The Maze. Our friends at Mannada have launched The Maze, a weekly newsletter highlighting all the cannabis events you need to know. The listings include something for everyone, whether you’re a professional looking for networking events, an advocate looking to get politically involved, or just a casual consumer looking to meet like-minded people. From New York City to Toronto to Amsterdam, The Maze hopes to help the cannabis community stay on top of the burgeoning cannabis event scene. Submit your event or sign up for the newsletter here: Mannada
Marijuana company is suing over rape allegations. Former CEO of Oregon cannabis company Cura Cannabis Nitin Khanna resigned last week after anonymous social media accounts publicized past rape allegations against him. In 2014, Khanna settled a lawsuit alleging that he raped his fiancée’s hairdresser the morning of his wedding. At the time, county prosecutors declined to prosecute the case because they couldn’t prove it beyond a reasonable doubt. “That is not to say that the sexual assault didn’t happen exactly as the victim describes,” the prosecutors wrote. The Oregonian The new CEO claims that the accusations were due to a “campaign by a competitor to harm our company.” But the lawsuit does not name any competitors. It does name the anonymous individuals behind social media accounts that warned people of the allegations against Khanna and encouraged consumers to “vote with your wallet.” Willamette Week
MPP cuts staff amid fundraising woes. The Marijuana Policy Project has cut its staff by 30 percent. “Traditional, philanthropic donors have reduced their funding because they view the industry as having a certain self-momentum” said the advocacy group’s interim executive director. “Meanwhile, it’s been difficult for the organization to raise money from the industry because many businesses are in a growing-pain phase and being taxed at a high level.” Marijuana Business Daily
Cannabis in California. “Legalization is not going well,” said the executive director of the California Growers Association. “I think our oversupply problem is worse than Oregon’s.” Oregon is home to a glut of marijuana, resulting in prices as low as $4 a gram. But it’s hard to figure out how much of the state’s oversupply is actually destined for the black market. Indoor cannabis cultivators say they’re confident that prices will remain high for their products. Leafly An environmental advocacy group is suing the Humboldt County Board of Supervisors over changes to marijuana regulations. The group is concerned that the rules don’t sufficiently protect local watersheds. North Coast Journal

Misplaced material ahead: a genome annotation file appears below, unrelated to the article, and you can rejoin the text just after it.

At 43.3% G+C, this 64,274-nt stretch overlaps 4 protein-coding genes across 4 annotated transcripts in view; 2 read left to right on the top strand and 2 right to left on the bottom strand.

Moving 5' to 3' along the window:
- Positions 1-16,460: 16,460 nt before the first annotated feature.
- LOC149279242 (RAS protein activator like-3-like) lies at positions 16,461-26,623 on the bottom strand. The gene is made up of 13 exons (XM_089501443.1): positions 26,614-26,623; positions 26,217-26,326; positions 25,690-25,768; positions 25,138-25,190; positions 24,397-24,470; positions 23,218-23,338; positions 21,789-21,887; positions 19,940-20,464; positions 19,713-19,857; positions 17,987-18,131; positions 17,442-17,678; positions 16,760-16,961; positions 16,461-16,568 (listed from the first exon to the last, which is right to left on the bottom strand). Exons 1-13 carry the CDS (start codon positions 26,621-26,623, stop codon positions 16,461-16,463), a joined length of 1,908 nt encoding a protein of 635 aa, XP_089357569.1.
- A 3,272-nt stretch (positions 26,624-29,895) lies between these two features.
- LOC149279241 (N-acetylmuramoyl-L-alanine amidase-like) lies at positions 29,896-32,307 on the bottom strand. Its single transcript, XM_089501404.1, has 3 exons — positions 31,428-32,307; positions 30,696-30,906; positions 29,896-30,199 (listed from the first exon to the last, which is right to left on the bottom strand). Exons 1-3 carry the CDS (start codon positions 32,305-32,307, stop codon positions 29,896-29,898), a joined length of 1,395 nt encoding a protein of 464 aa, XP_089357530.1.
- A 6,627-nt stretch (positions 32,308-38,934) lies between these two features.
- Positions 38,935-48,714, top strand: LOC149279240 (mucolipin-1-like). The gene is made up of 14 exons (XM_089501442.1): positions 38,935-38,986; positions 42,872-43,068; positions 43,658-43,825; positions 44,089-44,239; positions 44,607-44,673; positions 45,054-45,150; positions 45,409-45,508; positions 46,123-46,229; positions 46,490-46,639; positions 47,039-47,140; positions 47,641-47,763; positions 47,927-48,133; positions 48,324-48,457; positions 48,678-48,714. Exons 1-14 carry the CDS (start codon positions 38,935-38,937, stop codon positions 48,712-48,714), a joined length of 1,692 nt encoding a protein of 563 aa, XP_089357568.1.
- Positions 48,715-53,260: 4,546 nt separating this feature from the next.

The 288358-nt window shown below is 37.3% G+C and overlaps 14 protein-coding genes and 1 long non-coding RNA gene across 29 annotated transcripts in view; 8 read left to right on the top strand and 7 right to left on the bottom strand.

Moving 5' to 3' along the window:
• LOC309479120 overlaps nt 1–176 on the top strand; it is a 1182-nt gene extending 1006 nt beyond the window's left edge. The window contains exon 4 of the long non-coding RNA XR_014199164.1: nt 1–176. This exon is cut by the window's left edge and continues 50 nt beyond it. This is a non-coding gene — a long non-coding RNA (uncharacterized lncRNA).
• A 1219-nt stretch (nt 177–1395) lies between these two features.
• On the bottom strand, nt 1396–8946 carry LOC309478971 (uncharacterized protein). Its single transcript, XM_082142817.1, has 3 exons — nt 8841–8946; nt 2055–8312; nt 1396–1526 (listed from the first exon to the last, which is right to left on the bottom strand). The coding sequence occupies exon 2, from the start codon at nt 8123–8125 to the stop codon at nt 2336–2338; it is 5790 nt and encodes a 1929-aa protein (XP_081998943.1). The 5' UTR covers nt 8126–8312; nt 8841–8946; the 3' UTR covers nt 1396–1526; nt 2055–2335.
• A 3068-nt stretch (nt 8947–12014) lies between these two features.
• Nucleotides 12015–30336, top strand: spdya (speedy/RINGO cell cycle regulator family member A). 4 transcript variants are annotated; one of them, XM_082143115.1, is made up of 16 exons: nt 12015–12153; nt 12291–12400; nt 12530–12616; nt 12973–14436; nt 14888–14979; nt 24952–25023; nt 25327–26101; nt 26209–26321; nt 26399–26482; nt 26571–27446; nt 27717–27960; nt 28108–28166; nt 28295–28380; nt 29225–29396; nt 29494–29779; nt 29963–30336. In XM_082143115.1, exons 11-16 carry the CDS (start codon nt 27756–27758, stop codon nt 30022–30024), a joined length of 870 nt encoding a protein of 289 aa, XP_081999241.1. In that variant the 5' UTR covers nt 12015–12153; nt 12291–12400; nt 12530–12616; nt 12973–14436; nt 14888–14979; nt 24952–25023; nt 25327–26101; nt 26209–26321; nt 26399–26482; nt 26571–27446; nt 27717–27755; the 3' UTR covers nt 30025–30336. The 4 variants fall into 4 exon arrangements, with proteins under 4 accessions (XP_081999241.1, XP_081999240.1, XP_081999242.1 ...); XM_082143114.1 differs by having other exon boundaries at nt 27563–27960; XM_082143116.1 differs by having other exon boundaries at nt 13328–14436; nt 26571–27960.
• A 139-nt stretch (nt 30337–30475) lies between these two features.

Vapor Trails. Tranquil sounds make up this week’s playlist, traversing the work of ambient pioneers and recent innovators. They’re perfect for soundtracking rare moments of solitude in a hectic, noisy world. Word on the Tree
Word on the States
- In Oregon, Portland is getting a CBD cafe with products derived from tree bark.
- In California, a look at temporary licensing rules.
- In Pennsylvania, Pittsburgh’s mayor supports recreational legalization.
- In Maine, Auburn MMJ caregivers are worried about a possible moratorium on retailers.
- In Florida, a medical marijuana operation sold for $53 million.
- In Arkansas, the Supreme Court hears a case over medical marijuana permits. A regulator accused an unsuccessful applicant of trying to bribe him.
- In New Jersey, a senator introduced a bill that combines medical marijuana expansion and recreational legalization.
- In Ohio, an independent audit found fault in the way regulators reviewed medical marijuana applications.
- In New York, lawmakers are divided on recreational legalization.
- In Michigan, Detroit tries again to craft a marijuana ordinance.
Word for Word
“We at PotCoin definitely believe that Dennis Rodman deserves the Nobel Peace Prize jointly with President Trump and the Marshal Kim Jong Un.” – PotCoin spokesman Shawn Perez, The Washington Post
“Who would have thought that the access to treatment for somebody in opiate addiction would be through the lobby of a police station? That really highlights a failure of the health care system. … I hope that at some point we put ourselves out of business, and health care and public health take the ball.” – Arlington police chief Frederick Ryan, Politico